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SEEN A TEEN FLICK LATELY?

Our Teen Critic, Luke Buckmaster, essays the world of teen flicks; there is more to the teens market than some might imagine.

Whether it is watching schoolteachers from another planet or men in black trying to save this one, films marketed for teenage audiences take large chunks out of the box office. But, when talking and conversing over the latest films in the schoolyard, few people are enthusiastic about current releases. Granted, some films have achieved legendary status in work and social environments. Twenty years later and Star Wars is still recited, and perhaps even more so with the less seen but nonetheless cult classic Life of Brian. Happy Gilmore and Billy Maddison are also definite contenders for the Teenage Academy Awards.

"That's not to say that teenage audiences are a pack of morons."

‘Date films’ are an important aspect of the teen industry. I recently discovered that Pleasantville is an excellent date film - an uplifting and enjoyable experience that stimulates its viewers and leaves cheerful afterthoughts. Unfortunately, uplifting is not cool. Most teen's fetish over blood soaked offerings. British director Guy Ritchie hit upon this notion with Lock, Stock and Two Smoking Barrels, currently the talk of the town due its Pulp Fiction wit and clever yet heartless scripting. Mel Gibson's Payback is another piece that succeeds on these merits, offering what most teenagers want: enjoyable but instantly forgettable viewing.

That's not to say that teenage audiences are a pack of morons. Of the occasional ‘mature’ films that we enjoy, perhaps none have spread as far and wide as James Cameron's Titanic, another perfect choice for a date (romance, good-looking leads and a sinking ship - what more could you ask for?). Titanic offered appealing ingredients to teenagers - sex and tragedy. Those two factors are what also made the recent remake of Romeo + Juliet so popular. Yes, teenagers do enjoy sex and violence in movies, but there is something that appeals even greater - originality. Though many would argue that teens flock to anything with S&V, box office records show that an original concept can carry more weight than anything else. The Matrix is one film that is being almost universally enjoyed, due to its intriguing concept and spectacular action scenes. One of my good friends told me that The Truman Show was one of the best movies he has ever seen, and it is another great example of something different coming from the Hollywood assembly line.

It's disappointing that the teenage audience is often blamed for huge duds like Godzilla (people tend to think that the only people who would watch a movie about a big lizard are between the ages of 13-18). The film's absurdity and its boring characters were just too much for the many (teen) people who saw it that I know, yet they were much more willing to accept Starship Troopers. Perhaps the ability for a film to take the piss out of itself is a good thing.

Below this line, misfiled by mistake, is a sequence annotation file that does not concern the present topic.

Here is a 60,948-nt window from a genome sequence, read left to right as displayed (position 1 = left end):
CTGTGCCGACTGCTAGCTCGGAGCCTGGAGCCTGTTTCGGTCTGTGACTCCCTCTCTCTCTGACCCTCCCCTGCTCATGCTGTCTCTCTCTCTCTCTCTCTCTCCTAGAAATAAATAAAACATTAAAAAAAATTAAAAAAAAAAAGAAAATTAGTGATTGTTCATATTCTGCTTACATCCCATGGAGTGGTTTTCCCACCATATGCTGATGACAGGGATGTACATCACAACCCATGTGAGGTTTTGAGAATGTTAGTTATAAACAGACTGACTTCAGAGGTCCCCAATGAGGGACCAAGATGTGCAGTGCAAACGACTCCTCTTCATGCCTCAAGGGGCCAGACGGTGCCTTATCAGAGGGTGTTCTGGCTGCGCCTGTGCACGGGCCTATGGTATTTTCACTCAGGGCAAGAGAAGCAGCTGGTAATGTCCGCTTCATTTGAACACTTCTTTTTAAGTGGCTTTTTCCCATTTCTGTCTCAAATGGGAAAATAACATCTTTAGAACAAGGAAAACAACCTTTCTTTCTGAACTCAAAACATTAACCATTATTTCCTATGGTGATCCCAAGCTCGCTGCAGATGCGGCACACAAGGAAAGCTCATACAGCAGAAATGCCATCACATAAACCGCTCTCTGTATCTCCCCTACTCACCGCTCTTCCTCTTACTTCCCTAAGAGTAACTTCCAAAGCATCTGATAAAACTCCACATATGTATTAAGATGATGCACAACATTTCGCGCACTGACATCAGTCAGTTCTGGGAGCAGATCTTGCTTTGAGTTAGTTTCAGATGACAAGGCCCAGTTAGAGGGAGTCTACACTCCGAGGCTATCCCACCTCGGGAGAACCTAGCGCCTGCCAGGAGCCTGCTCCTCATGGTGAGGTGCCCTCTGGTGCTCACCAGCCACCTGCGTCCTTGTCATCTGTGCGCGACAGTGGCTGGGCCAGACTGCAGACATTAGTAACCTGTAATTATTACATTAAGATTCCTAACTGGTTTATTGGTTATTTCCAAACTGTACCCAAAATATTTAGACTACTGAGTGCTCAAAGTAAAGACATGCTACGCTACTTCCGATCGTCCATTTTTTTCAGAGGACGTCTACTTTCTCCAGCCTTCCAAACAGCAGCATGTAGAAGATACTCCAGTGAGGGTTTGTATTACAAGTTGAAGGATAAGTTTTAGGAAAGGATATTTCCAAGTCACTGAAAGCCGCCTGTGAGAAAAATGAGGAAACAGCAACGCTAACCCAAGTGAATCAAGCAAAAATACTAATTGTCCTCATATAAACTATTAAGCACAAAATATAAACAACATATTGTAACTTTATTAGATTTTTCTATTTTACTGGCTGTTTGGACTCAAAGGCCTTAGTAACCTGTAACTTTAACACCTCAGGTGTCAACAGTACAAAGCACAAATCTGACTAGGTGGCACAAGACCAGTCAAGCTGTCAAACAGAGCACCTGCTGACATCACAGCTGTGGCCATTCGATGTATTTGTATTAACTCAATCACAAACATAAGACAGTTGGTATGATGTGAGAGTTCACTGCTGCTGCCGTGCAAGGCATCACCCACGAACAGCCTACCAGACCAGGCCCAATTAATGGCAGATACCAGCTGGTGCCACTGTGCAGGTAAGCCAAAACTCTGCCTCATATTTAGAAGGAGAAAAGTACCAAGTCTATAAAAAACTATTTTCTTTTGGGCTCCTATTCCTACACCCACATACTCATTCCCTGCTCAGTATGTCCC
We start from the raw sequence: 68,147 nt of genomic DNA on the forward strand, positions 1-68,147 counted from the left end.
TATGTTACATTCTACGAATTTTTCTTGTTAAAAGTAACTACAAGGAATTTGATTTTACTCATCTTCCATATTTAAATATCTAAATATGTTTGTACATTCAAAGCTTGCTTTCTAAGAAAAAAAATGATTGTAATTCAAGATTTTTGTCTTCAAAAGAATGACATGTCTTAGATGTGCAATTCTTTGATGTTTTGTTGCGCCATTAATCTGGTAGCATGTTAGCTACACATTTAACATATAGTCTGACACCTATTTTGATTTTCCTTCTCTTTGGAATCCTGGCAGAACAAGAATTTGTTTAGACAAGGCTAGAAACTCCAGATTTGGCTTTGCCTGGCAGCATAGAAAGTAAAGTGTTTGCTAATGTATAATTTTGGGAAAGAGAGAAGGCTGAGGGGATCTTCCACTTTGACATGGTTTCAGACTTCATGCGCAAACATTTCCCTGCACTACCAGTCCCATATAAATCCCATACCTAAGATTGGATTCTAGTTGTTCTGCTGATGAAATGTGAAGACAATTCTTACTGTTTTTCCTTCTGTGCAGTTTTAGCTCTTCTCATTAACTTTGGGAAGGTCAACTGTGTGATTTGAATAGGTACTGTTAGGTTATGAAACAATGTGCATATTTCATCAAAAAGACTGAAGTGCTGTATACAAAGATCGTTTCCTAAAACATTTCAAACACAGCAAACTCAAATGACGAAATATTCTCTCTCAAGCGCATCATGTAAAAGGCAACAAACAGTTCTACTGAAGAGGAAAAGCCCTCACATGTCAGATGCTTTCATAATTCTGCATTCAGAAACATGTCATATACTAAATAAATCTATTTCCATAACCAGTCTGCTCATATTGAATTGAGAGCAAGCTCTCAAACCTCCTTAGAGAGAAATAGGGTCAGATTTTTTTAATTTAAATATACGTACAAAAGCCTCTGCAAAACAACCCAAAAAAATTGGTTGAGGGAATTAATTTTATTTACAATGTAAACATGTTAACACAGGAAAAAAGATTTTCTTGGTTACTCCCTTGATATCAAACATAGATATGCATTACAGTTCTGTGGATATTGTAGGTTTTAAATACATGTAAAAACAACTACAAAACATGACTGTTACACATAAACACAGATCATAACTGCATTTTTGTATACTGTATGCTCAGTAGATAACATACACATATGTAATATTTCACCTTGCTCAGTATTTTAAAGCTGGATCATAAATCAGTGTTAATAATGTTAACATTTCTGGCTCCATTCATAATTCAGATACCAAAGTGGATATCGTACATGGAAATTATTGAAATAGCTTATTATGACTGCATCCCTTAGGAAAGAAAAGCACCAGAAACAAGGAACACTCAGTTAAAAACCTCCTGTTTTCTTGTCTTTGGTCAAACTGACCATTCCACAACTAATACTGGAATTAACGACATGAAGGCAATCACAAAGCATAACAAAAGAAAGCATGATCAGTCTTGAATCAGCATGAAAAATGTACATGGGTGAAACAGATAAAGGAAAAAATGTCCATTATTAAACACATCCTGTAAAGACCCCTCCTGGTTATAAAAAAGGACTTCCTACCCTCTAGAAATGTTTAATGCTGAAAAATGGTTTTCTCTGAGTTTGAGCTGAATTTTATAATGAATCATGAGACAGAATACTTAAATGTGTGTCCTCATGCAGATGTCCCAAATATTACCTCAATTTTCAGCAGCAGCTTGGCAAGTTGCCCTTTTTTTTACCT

"Many ‘mature’ films have just as profound an affect on teens as they do on adults."

Few people realize that many ‘mature’ films have just as profound an affect on teens as they do on adults. When friends of mine occasionally veer away from mainstream pieces, they brag about how good the independents are. After much persuasion, I was able to convince a friend of mine to sit down and watch the American indie film, In the Company of Men. He has never stopped thanking me since.

The way teenage films are advertised plays a large part in how much they succeed, which is why independent films are rarely seen. Advertising for such films as The Matrix and Armageddon plagued TV screens and newspapers, so much so that one feels obliged to see them. Thus, when Saturday night comes round, squillions of teens line up to see Hollywood's latest offering. There is a certain feeling that one must keep up with the goss on the latest movies, if not just to talk about them at lunchtime. A big name actor or two is sometimes enough to attract a large audience, but a fun theme that goes with it is the icing on the cake. On these stakes, Analyze This and Face/Off are prime examples.

Big budget smashes might indeed be what many teenagers flock to, but it's the films that offer something different that are remembered long after their first viewing. The Matrix, Lock, Stock and Two Smoking Barrels and Rushmore are three recent films that have offered something different, and have all been well received from both critics and audiences. Hopefully in upcoming months, the Teenage Academy Awards will have an awesome new line up of nominations.

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Star Wars


Pleasantville


Lock Stock & Two Smoking Barrels


Romeo and Juliet


Face Off


The Truman Show


Analyze This







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